Brian Quinlivan


Cryptocurrency’s New Stablecoin On the Block — Basis

Looking to Provide the Stability Crypto Needs

You may not have heard of the year-old startup known as Basis. But the cryptocurrency company based out of Hoboken, New Jersey has roared out of the ICO gates and raised over $133 million in the past year to go toward creating a new stablecoin for the masses. The token (formerly known as Basecoin) is a stablecoin that is programmed to maintain its value closely to the value of one US dollar at all times. In cryptocurrency, it is not always a practical or available option to simply trade Bitcoin for dollars and vice versa. Basis works to solve this problem. We at the investing platform, Level, recently spoke with them to better understand their intended and expected purpose for the future of cryptocurrency. The Basis team explains,

“Cryptocurrencies have been too volatile for mainstream use. Loans, salaries, and other basic financial contracts are poorly served by volatile currency.”

The soon to be public non-collateralized stable token, founded by Nader Al-Naji, utilizes an algorithmic bank embedded in its code. This algorithm sets out to:

  • Buy back Basis tokens when demand falls in order to shrink its supply
  • Sell off Basis tokens when demand rises in order to inflate its supply
  • By doing both of the above, the algorithm can optimally maintain that one Basis token is equal to one US dollar at all times.

Although Basis will peg itself to the US dollar, it has plans to peg to a consumer price index once mass adoption is achieved and it is (hopefully) being regularly used to make real life purchases of goods and services. In a discussion with Josh Chen, a co-founder at Basis, he stated,

“Basis is designed to offer a fully-decentralized, counterparty-free system to users, independent from any centralized source of value in the long term. Bitcoin has shown that users find real value in the safety of a decentralized cryptocurrency. We think users will find similar value in Basis, but with added stability regulated by its algorithmic central bank.”

Founder Nader Al-Naji, a former Bitcoin miner during the early years of cryptocurrency in 2012, has received tremendous backing for his revolutionary idea to create a coin that algorithmically adjusts its own supply as needed. The coin is intriguing not only for its uniqueness among other stablecoins, but also for its designed purpose of being a consistent force in such a volatile market.

To give an idea of the excitement surrounding Basis, a large chunk of their money raised came from the likes of GV (previously known as Google Ventures), Bain Capital Ventures, fed reserve governor Kevin Warsh, and Lightspeed Venture Partners. Investors know there is a major market opportunity for a coin like Basis, which offers a stable store of value in an otherwise heavily turbulent field. According to the Basis website,

“Basis is designed to maintain a stable value and serve as a medium of exchange accessible to anyone with an internet connection.”

Theoretically, this means that the only thing separating it from that green paper money sitting in your wallet is having an active connection to the world wide web. With one Basis coin equalling one US dollar, it has the potential to be used as an alternative to purchase goods and services. If the coin actually establishes itself as a relied upon currency that can be used without significant fluctuations from its intended value, then this will be a big deal for the future and mainstream usage of cryptocurrency as a whole.

Trust Issues

The designed purpose of Basis (pegging its value to the dollar) is the same as other already existing popular stablecoins like Tether (USDT) and True USD (TUSD). These coins have been circulating through exchanges as relatively easy ways to convert one’s Bitcoin or other altcoin holdings into something stable while circumventing FIAT central banks. However, there has been a lack of proof in fund backing for USDT, as well as slightly wavering values that stray away from the dollar in both coins’ histories. As a result, exchanges have seen many traders avoid these coins as options to stabilize their portfolios. There has instead been an increased demand for regular USD trading pair options on popular trading sites. But is this really what is best for the future of cryptocurrency?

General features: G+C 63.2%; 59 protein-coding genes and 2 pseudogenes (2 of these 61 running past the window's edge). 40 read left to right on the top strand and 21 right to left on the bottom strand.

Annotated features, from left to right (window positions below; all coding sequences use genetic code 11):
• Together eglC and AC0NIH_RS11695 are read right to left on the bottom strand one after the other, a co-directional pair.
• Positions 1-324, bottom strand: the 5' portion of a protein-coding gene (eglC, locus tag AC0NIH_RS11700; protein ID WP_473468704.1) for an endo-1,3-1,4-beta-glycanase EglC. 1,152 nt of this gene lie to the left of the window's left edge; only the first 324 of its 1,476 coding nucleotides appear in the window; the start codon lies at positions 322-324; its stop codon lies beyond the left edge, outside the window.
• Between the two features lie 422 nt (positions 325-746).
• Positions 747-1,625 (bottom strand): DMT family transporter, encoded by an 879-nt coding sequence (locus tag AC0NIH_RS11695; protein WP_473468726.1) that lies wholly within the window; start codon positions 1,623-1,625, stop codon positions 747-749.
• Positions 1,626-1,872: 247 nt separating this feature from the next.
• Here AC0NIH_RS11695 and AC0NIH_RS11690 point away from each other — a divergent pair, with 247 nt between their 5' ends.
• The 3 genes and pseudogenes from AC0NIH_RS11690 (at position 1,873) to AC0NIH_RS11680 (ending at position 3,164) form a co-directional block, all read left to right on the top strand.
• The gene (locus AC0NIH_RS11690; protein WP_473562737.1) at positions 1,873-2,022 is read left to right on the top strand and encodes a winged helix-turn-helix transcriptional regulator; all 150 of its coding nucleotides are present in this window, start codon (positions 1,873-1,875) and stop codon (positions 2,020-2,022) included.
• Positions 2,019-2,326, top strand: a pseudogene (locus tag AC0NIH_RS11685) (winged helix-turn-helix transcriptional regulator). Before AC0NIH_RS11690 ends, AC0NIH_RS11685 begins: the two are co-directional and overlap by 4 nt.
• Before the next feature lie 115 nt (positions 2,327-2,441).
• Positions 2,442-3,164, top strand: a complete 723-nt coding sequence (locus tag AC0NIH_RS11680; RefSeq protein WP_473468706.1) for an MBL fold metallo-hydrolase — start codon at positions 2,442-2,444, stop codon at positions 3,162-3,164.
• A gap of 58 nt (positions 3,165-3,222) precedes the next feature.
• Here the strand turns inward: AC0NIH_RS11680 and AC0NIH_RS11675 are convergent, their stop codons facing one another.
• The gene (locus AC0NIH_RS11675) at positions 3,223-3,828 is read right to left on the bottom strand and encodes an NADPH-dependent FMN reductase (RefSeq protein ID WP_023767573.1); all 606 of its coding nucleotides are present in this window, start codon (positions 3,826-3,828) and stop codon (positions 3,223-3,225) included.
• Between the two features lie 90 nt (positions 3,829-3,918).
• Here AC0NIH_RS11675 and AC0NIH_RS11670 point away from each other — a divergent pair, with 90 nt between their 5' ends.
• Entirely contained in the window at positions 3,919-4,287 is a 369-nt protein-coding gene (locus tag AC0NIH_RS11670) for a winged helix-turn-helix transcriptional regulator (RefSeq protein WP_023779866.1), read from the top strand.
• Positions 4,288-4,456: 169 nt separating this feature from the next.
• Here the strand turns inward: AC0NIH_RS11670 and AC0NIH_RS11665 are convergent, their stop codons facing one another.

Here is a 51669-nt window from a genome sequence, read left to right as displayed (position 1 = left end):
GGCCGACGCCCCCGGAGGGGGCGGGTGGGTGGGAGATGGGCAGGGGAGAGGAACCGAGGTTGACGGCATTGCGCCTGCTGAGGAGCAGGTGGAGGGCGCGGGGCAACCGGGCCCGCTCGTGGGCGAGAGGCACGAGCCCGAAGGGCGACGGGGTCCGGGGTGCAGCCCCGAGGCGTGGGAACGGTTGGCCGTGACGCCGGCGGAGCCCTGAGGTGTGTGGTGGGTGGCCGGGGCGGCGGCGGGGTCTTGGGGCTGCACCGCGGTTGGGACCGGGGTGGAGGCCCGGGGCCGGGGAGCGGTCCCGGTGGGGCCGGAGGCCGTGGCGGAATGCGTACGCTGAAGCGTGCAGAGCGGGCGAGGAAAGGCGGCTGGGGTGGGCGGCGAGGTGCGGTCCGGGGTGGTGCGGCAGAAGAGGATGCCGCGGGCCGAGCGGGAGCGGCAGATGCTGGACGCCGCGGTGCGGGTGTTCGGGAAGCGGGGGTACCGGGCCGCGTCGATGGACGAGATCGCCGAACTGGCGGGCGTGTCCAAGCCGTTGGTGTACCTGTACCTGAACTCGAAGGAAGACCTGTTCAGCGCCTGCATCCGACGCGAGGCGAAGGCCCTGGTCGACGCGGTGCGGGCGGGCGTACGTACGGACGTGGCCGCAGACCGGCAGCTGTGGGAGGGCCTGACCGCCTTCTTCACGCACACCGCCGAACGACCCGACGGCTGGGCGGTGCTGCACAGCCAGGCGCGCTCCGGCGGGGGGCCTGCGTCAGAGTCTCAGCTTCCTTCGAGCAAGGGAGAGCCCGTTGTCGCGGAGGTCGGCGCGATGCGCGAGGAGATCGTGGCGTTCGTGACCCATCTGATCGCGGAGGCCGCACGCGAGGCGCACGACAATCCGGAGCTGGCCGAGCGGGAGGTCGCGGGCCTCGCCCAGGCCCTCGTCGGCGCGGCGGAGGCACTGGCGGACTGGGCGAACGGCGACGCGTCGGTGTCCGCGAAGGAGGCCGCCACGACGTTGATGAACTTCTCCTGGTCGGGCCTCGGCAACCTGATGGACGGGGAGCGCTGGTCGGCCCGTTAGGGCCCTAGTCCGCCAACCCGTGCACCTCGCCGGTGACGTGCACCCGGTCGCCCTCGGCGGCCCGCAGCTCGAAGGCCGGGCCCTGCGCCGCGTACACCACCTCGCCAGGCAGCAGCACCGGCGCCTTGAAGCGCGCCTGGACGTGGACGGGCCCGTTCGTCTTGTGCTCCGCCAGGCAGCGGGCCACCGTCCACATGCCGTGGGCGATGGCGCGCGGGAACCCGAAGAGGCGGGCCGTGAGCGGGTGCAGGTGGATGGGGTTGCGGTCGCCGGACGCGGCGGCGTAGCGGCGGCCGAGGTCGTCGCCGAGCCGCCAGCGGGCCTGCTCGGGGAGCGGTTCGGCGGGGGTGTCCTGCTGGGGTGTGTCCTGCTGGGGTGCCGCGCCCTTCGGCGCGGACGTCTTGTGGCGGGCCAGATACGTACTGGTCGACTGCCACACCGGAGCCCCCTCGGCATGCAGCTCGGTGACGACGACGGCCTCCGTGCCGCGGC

Cryptocurrency may eventually rest on the viability of stablecoins like Basis.

This lack of trust in the relatively new existence of stablecoins is precisely what is holding back cryptocurrency from separating itself from the Federal Reserve and central banks as a viable alternative to traditional currency. The struggles and controversies other stablecoins like Tether (USDT) have experienced in trying to make a name for themselves have opened up the door for Basis to become the first reliable dollar-pegged coin if they can accomplish what they hope to do. And if Basis does succeed, it will be a concern for the Federal Reserve’s monetary policy.

Andrea O’Sullivan, an analyst at CoinCenter, points out that there is:

“fear that if cryptocurrencies are adopted on a wide enough scale, it could have a negative externality, or spillover effect, on the economy as a whole in the form of monetary instability.”

Her article goes on to explain that $100 billion of Bitcoin’s market cap only accounts for 1.3% of the world’s actual hard Fiat currency. Therefore, it is fairly unlikely that Bitcoin or another cryptocurrency coin actually makes a dent in the US dollar, Euro, or another major currency any time soon. However, 1.3% is not nothing. And as more people eventually adopt crypto as a means for making legitimate transactions, there will come a time where the Fed will need to actually take Bitcoin and others seriously. Stablecoins such as Basis could be the ones to eventually stir the pot, as their coinciding values with the dollar will give it appeal as a direct alternative.

Threat to the Fed

It will be very intriguing to see how Basis will coincide and interact with the Federal Reserve’s monetary policy. The Fed currently manages its monetary policy based on the economy’s need to achieve stable prices in the dollar. They can contract their policies when unemployment is too low, and they can conversely expand monetary policy when interest rates are high and economic growth is needed. However, they often lack transparency in their decision making and there is significant lag time in their decision making. These decisions are made and announced on a quarterly basis through press conferences that do not always include all details in how they came to their conclusions.

Basis and other stablecoins, on the other hand, adjust to its demand virtually immediately. And with the assumption that they will live up to the transparency they promise, it may ultimately force the Fed to be much more accountable and transparent with their actions. A truly decentralized stable currency will either: